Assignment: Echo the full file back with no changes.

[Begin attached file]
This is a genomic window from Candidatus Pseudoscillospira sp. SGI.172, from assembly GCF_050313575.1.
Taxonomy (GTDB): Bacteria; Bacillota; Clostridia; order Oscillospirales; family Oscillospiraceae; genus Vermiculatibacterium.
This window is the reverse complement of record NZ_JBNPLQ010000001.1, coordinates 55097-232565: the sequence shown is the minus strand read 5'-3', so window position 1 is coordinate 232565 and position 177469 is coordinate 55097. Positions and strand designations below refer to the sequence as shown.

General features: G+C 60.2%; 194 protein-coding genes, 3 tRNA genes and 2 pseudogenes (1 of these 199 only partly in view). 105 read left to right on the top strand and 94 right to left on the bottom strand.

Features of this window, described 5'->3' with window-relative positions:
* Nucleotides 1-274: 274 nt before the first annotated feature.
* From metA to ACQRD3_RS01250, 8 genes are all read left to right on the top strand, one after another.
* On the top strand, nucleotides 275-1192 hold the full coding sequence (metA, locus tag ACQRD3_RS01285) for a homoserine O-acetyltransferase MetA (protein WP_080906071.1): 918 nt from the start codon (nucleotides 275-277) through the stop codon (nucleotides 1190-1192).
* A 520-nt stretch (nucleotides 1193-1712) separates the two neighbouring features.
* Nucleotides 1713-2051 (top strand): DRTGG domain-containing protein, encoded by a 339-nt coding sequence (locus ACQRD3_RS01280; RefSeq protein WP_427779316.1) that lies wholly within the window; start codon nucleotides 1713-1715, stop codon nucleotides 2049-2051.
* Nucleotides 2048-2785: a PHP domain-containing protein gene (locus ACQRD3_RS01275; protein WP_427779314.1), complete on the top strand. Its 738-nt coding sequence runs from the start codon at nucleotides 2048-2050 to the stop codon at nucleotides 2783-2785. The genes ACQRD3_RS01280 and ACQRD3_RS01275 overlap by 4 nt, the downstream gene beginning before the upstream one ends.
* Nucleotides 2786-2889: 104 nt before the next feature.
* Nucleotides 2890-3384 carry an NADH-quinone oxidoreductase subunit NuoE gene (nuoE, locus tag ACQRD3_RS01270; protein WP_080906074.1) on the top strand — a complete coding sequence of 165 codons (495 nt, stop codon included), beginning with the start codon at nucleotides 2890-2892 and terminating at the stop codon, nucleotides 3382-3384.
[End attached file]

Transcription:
This is a genomic window from Candidatus Pseudoscillospira sp. SGI.172, from assembly GCF_050313575.1.
Taxonomy (GTDB): Bacteria; Bacillota; Clostridia; order Oscillospirales; family Oscillospiraceae; genus Vermiculatibacterium.
This window is the reverse complement of record NZ_JBNPLQ010000001.1, coordinates 55097-232565: the sequence shown is the minus strand read 5'-3', so window position 1 is coordinate 232565 and position 177469 is coordinate 55097. Positions and strand designations below refer to the sequence as shown.

General features: G+C 60.2%; 194 protein-coding genes, 3 tRNA genes and 2 pseudogenes (1 of these 199 only partly in view). 105 read left to right on the top strand and 94 right to left on the bottom strand.

Features of this window, described 5'->3' with window-relative positions:
* Nucleotides 1-274: 274 nt before the first annotated feature.
* From metA to ACQRD3_RS01250, 8 genes are all read left to right on the top strand, one after another.
* On the top strand, nucleotides 275-1192 hold the full coding sequence (metA, locus tag ACQRD3_RS01285) for a homoserine O-acetyltransferase MetA (protein WP_080906071.1): 918 nt from the start codon (nucleotides 275-277) through the stop codon (nucleotides 1190-1192).
* A 520-nt stretch (nucleotides 1193-1712) separates the two neighbouring features.
* Nucleotides 1713-2051 (top strand): DRTGG domain-containing protein, encoded by a 339-nt coding sequence (locus ACQRD3_RS01280; RefSeq protein WP_427779316.1) that lies wholly within the window; start codon nucleotides 1713-1715, stop codon nucleotides 2049-2051.
* Nucleotides 2048-2785: a PHP domain-containing protein gene (locus ACQRD3_RS01275; protein WP_427779314.1), complete on the top strand. Its 738-nt coding sequence runs from the start codon at nucleotides 2048-2050 to the stop codon at nucleotides 2783-2785. The genes ACQRD3_RS01280 and ACQRD3_RS01275 overlap by 4 nt, the downstream gene beginning before the upstream one ends.
* Nucleotides 2786-2889: 104 nt before the next feature.
* Nucleotides 2890-3384 carry an NADH-quinone oxidoreductase subunit NuoE gene (nuoE, locus tag ACQRD3_RS01270; protein WP_080906074.1) on the top strand — a complete coding sequence of 165 codons (495 nt, stop codon included), beginning with the start codon at nucleotides 2890-2892 and terminating at the stop codon, nucleotides 3382-3384.